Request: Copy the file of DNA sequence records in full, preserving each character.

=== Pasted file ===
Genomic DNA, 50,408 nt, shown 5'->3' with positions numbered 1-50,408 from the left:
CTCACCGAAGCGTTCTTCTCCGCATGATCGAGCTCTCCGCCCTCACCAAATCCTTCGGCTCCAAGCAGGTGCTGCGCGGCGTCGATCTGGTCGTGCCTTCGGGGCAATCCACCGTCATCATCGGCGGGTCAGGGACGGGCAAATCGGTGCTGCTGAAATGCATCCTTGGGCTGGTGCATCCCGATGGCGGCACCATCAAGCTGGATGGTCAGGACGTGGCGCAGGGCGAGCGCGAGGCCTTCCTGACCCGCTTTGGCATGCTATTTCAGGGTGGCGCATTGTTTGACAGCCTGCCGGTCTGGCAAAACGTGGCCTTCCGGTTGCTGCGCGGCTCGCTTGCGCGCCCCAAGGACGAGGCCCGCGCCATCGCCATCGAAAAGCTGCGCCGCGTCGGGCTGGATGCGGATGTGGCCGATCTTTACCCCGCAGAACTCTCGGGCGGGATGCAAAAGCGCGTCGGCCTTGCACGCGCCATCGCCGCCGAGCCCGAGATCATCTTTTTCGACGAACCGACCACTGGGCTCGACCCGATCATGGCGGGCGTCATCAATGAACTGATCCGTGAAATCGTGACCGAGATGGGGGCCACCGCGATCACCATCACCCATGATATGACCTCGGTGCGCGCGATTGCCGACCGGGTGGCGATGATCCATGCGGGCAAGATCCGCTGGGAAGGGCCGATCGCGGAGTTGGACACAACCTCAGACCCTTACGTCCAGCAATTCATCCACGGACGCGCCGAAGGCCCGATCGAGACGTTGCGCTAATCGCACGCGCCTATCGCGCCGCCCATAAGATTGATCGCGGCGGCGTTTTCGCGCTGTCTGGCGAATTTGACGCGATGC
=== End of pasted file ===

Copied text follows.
Genomic DNA, 50,408 nt, shown 5'->3' with positions numbered 1-50,408 from the left:
CTCACCGAAGCGTTCTTCTCCGCATGATCGAGCTCTCCGCCCTCACCAAATCCTTCGGCTCCAAGCAGGTGCTGCGCGGCGTCGATCTGGTCGTGCCTTCGGGGCAATCCACCGTCATCATCGGCGGGTCAGGGACGGGCAAATCGGTGCTGCTGAAATGCATCCTTGGGCTGGTGCATCCCGATGGCGGCACCATCAAGCTGGATGGTCAGGACGTGGCGCAGGGCGAGCGCGAGGCCTTCCTGACCCGCTTTGGCATGCTATTTCAGGGTGGCGCATTGTTTGACAGCCTGCCGGTCTGGCAAAACGTGGCCTTCCGGTTGCTGCGCGGCTCGCTTGCGCGCCCCAAGGACGAGGCCCGCGCCATCGCCATCGAAAAGCTGCGCCGCGTCGGGCTGGATGCGGATGTGGCCGATCTTTACCCCGCAGAACTCTCGGGCGGGATGCAAAAGCGCGTCGGCCTTGCACGCGCCATCGCCGCCGAGCCCGAGATCATCTTTTTCGACGAACCGACCACTGGGCTCGACCCGATCATGGCGGGCGTCATCAATGAACTGATCCGTGAAATCGTGACCGAGATGGGGGCCACCGCGATCACCATCACCCATGATATGACCTCGGTGCGCGCGATTGCCGACCGGGTGGCGATGATCCATGCGGGCAAGATCCGCTGGGAAGGGCCGATCGCGGAGTTGGACACAACCTCAGACCCTTACGTCCAGCAATTCATCCACGGACGCGCCGAAGGCCCGATCGAGACGTTGCGCTAATCGCACGCGCCTATCGCGCCGCCCATAAGATTGATCGCGGCGGCGTTTTCGCGCTGTCTGGCGAATTTGACGCGATGC